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Why Do Girls Choose Softball Over Baseball?

It's not a secret that girls and women are interested in baseball, but many don't have an opportunity to play the game they love.

Shasta Averyhardt took the long, hard road to the LPGA. She was born and raised in Flint, Michigan, one of the most economically depressed cities in the country and certainly not a hot-bed for golf. 

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New broadcasting deals for professional women’s sports leagues are leading to more exposure to women’s sports. The WNBA is competing in a bubble for its 2020 season, and the NWSL just wrapped up the first-ever Challenge Cup, which broke women’s soccer viewership records. In late August, Athletes Unlimited, a new sports league, will begin its inaugural season with softball as its first sport, and games will be broadcasted nationally.  

Fans have the ability to watch college softball and soon professional softball. But, what about fans of women’s baseball? 

Girls and women playing baseball aren’t new. Up until the 1890s, women played baseball until the two sports, baseball and softball, were determined as a “man’s sport” and a “co-ed sport”. There’s been a noticable increase in participation for girls in baseball, and the U.S. even has a national women’s baseball team.But somewhere in between little league and the professional level, girls and women fall out of the sport. Ava Benach, who is an attorney and coaches a 13-and-under girls baseball team, founded DC Girls Baseball, which gives girls the opportunity to play baseball competitively on an all-girls team.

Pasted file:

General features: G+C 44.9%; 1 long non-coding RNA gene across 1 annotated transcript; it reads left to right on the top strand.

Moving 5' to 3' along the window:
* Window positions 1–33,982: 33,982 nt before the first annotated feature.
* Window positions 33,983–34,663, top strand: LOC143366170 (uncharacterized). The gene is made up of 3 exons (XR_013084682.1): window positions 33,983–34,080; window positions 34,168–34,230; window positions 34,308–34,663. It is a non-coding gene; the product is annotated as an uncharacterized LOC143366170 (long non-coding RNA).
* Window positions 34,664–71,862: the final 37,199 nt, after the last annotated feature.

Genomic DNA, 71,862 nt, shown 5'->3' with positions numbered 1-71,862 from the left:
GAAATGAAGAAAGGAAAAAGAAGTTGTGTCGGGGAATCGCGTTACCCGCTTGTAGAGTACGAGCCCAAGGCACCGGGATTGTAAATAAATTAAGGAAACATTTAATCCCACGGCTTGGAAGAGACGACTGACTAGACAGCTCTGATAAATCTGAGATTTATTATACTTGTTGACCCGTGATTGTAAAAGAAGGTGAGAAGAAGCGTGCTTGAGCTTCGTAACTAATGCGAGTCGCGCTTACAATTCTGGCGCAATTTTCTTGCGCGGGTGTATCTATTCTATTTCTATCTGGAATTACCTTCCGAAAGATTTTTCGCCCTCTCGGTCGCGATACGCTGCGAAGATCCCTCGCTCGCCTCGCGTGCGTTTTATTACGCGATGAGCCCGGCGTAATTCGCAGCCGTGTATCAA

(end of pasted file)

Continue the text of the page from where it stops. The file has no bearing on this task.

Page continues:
“Girls should be able to play baseball as long as they want to,” Benach said in an interview with the Chicago Tribune. “Don’t stop playing because there isn’t opportunity, but because they maybe lose attention, or find other interests, the same reasons that some boys stop playing.”

Girls have the opportunity to compete in baseball despite sexist pushback at all levels.. According to the Chicago Tribune, as of 2017, there were 100,000 girls playing little league baseball. As of 2019, Statista shows there were 1,284 girls participating in baseball at the high school level. Malaika Underwood, who is a veteran infielder for Team USA, said that people often correct her when she says she plays professional baseball. Many other female baseball players experience the same thing — that women don’t actually play baseball but softball, and those who say they do must be mistaken. 

“It’s the only sport where we’ve allowed the equivalent for women to be something totally different,” Underwood said in an interview with SB Nation. “No one was telling Serena Williams to play ping-pong.”

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There are no baseball programs at the NCAA level for women, only softball. This leads to women switching from baseball to softball in order to become a collegiate athlete. It’s clear that baseball and softball aren’t the same sport. They have different dimensions on the field, different pitching motions and types of pitches (like a riseball vs. a slider), and use different equipment (metal bats vs. wooden bats). Therefore, in order to play at the collegiate level, girls are encouraged to make the switch from one sport to the other.